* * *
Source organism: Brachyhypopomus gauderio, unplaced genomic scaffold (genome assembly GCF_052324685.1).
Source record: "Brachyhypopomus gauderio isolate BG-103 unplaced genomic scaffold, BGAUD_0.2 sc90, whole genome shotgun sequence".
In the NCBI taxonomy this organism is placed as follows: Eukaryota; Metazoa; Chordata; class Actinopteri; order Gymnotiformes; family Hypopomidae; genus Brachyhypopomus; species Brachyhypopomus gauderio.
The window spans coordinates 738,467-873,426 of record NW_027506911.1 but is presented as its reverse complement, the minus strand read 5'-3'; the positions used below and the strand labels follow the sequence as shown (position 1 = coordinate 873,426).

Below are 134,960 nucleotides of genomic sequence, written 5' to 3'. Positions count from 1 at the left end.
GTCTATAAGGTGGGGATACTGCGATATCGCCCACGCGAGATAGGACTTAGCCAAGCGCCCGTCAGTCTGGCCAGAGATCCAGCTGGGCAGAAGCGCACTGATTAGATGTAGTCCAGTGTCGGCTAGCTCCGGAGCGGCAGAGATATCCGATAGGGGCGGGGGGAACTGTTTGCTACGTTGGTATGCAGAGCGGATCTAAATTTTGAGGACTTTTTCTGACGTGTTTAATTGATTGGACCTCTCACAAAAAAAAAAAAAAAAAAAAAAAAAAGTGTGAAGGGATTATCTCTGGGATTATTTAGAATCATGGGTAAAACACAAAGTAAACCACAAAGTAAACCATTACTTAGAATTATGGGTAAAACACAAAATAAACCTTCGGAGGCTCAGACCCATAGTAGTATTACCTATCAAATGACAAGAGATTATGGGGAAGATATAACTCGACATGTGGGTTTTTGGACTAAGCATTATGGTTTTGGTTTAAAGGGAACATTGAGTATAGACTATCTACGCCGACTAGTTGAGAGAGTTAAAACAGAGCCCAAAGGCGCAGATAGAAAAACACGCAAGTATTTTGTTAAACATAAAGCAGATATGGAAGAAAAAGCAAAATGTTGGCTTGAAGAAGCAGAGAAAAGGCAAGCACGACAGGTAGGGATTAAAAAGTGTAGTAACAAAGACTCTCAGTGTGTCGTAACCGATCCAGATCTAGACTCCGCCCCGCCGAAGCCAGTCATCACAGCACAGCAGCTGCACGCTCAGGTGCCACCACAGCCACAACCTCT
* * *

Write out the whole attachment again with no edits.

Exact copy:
Source organism: Brachyhypopomus gauderio, unplaced genomic scaffold (genome assembly GCF_052324685.1).
Source record: "Brachyhypopomus gauderio isolate BG-103 unplaced genomic scaffold, BGAUD_0.2 sc90, whole genome shotgun sequence".
In the NCBI taxonomy this organism is placed as follows: Eukaryota; Metazoa; Chordata; class Actinopteri; order Gymnotiformes; family Hypopomidae; genus Brachyhypopomus; species Brachyhypopomus gauderio.
The window spans coordinates 738,467-873,426 of record NW_027506911.1 but is presented as its reverse complement, the minus strand read 5'-3'; the positions used below and the strand labels follow the sequence as shown (position 1 = coordinate 873,426).

Below are 134,960 nucleotides of genomic sequence, written 5' to 3'. Positions count from 1 at the left end.
GTCTATAAGGTGGGGATACTGCGATATCGCCCACGCGAGATAGGACTTAGCCAAGCGCCCGTCAGTCTGGCCAGAGATCCAGCTGGGCAGAAGCGCACTGATTAGATGTAGTCCAGTGTCGGCTAGCTCCGGAGCGGCAGAGATATCCGATAGGGGCGGGGGGAACTGTTTGCTACGTTGGTATGCAGAGCGGATCTAAATTTTGAGGACTTTTTCTGACGTGTTTAATTGATTGGACCTCTCACAAAAAAAAAAAAAAAAAAAAAAAAAAGTGTGAAGGGATTATCTCTGGGATTATTTAGAATCATGGGTAAAACACAAAGTAAACCACAAAGTAAACCATTACTTAGAATTATGGGTAAAACACAAAATAAACCTTCGGAGGCTCAGACCCATAGTAGTATTACCTATCAAATGACAAGAGATTATGGGGAAGATATAACTCGACATGTGGGTTTTTGGACTAAGCATTATGGTTTTGGTTTAAAGGGAACATTGAGTATAGACTATCTACGCCGACTAGTTGAGAGAGTTAAAACAGAGCCCAAAGGCGCAGATAGAAAAACACGCAAGTATTTTGTTAAACATAAAGCAGATATGGAAGAAAAAGCAAAATGTTGGCTTGAAGAAGCAGAGAAAAGGCAAGCACGACAGGTAGGGATTAAAAAGTGTAGTAACAAAGACTCTCAGTGTGTCGTAACCGATCCAGATCTAGACTCCGCCCCGCCGAAGCCAGTCATCACAGCACAGCAGCTGCACGCTCAGGTGCCACCACAGCCACAACCTCT